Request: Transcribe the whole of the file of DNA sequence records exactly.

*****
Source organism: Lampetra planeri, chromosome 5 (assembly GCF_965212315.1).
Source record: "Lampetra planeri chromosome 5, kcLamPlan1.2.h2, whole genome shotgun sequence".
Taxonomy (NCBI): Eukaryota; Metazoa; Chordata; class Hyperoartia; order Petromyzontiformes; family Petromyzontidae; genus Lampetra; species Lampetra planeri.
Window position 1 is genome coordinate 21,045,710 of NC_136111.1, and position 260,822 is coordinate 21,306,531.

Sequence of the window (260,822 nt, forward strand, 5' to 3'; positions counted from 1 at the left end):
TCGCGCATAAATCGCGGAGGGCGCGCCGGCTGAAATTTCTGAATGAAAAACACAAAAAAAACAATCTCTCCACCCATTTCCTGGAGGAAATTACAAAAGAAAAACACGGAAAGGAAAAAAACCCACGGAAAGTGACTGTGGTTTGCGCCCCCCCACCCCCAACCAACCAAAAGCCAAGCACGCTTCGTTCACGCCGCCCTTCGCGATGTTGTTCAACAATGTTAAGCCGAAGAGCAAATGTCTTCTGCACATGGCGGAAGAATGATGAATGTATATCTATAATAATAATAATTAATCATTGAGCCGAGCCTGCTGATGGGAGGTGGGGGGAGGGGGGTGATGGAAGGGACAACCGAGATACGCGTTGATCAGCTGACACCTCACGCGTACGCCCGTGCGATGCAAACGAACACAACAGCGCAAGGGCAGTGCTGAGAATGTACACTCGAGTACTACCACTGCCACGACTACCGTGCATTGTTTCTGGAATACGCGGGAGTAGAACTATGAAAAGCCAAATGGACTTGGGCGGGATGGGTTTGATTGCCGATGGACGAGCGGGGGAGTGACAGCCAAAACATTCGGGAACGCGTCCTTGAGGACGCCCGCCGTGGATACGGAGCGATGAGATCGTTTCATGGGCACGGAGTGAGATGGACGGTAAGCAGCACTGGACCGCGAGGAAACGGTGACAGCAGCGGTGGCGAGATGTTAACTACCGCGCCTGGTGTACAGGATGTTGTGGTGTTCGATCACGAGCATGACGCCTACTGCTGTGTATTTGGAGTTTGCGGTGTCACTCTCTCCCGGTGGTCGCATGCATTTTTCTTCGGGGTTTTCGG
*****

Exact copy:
Source organism: Lampetra planeri, chromosome 5 (assembly GCF_965212315.1).
Source record: "Lampetra planeri chromosome 5, kcLamPlan1.2.h2, whole genome shotgun sequence".
Taxonomy (NCBI): Eukaryota; Metazoa; Chordata; class Hyperoartia; order Petromyzontiformes; family Petromyzontidae; genus Lampetra; species Lampetra planeri.
Window position 1 is genome coordinate 21,045,710 of NC_136111.1, and position 260,822 is coordinate 21,306,531.

Sequence of the window (260,822 nt, forward strand, 5' to 3'; positions counted from 1 at the left end):
TCGCGCATAAATCGCGGAGGGCGCGCCGGCTGAAATTTCTGAATGAAAAACACAAAAAAAACAATCTCTCCACCCATTTCCTGGAGGAAATTACAAAAGAAAAACACGGAAAGGAAAAAAACCCACGGAAAGTGACTGTGGTTTGCGCCCCCCCACCCCCAACCAACCAAAAGCCAAGCACGCTTCGTTCACGCCGCCCTTCGCGATGTTGTTCAACAATGTTAAGCCGAAGAGCAAATGTCTTCTGCACATGGCGGAAGAATGATGAATGTATATCTATAATAATAATAATTAATCATTGAGCCGAGCCTGCTGATGGGAGGTGGGGGGAGGGGGGTGATGGAAGGGACAACCGAGATACGCGTTGATCAGCTGACACCTCACGCGTACGCCCGTGCGATGCAAACGAACACAACAGCGCAAGGGCAGTGCTGAGAATGTACACTCGAGTACTACCACTGCCACGACTACCGTGCATTGTTTCTGGAATACGCGGGAGTAGAACTATGAAAAGCCAAATGGACTTGGGCGGGATGGGTTTGATTGCCGATGGACGAGCGGGGGAGTGACAGCCAAAACATTCGGGAACGCGTCCTTGAGGACGCCCGCCGTGGATACGGAGCGATGAGATCGTTTCATGGGCACGGAGTGAGATGGACGGTAAGCAGCACTGGACCGCGAGGAAACGGTGACAGCAGCGGTGGCGAGATGTTAACTACCGCGCCTGGTGTACAGGATGTTGTGGTGTTCGATCACGAGCATGACGCCTACTGCTGTGTATTTGGAGTTTGCGGTGTCACTCTCTCCCGGTGGTCGCATGCATTTTTCTTCGGGGTTTTCGG